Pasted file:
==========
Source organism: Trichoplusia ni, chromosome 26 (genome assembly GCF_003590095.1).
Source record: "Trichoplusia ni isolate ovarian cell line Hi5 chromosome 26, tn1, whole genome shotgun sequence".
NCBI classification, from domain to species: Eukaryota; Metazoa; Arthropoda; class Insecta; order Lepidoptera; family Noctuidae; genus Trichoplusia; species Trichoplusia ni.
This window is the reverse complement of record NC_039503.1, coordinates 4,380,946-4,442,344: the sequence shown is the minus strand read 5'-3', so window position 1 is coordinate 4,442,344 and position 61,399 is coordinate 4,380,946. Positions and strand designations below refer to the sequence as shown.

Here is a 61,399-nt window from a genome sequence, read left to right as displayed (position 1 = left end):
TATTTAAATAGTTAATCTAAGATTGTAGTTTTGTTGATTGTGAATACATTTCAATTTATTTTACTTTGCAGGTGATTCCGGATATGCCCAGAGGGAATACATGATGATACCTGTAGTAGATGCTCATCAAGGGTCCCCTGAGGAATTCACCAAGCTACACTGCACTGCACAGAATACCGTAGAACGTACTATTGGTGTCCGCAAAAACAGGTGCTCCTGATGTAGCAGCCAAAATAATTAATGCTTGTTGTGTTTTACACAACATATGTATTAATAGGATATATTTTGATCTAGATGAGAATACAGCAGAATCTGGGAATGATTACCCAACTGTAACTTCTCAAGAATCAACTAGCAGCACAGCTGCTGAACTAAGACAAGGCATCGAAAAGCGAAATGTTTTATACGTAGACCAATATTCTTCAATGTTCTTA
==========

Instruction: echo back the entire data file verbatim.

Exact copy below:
Source organism: Trichoplusia ni, chromosome 26 (genome assembly GCF_003590095.1).
Source record: "Trichoplusia ni isolate ovarian cell line Hi5 chromosome 26, tn1, whole genome shotgun sequence".
NCBI classification, from domain to species: Eukaryota; Metazoa; Arthropoda; class Insecta; order Lepidoptera; family Noctuidae; genus Trichoplusia; species Trichoplusia ni.
This window is the reverse complement of record NC_039503.1, coordinates 4,380,946-4,442,344: the sequence shown is the minus strand read 5'-3', so window position 1 is coordinate 4,442,344 and position 61,399 is coordinate 4,380,946. Positions and strand designations below refer to the sequence as shown.

Here is a 61,399-nt window from a genome sequence, read left to right as displayed (position 1 = left end):
TATTTAAATAGTTAATCTAAGATTGTAGTTTTGTTGATTGTGAATACATTTCAATTTATTTTACTTTGCAGGTGATTCCGGATATGCCCAGAGGGAATACATGATGATACCTGTAGTAGATGCTCATCAAGGGTCCCCTGAGGAATTCACCAAGCTACACTGCACTGCACAGAATACCGTAGAACGTACTATTGGTGTCCGCAAAAACAGGTGCTCCTGATGTAGCAGCCAAAATAATTAATGCTTGTTGTGTTTTACACAACATATGTATTAATAGGATATATTTTGATCTAGATGAGAATACAGCAGAATCTGGGAATGATTACCCAACTGTAACTTCTCAAGAATCAACTAGCAGCACAGCTGCTGAACTAAGACAAGGCATCGAAAAGCGAAATGTTTTATACGTAGACCAATATTCTTCAATGTTCTTA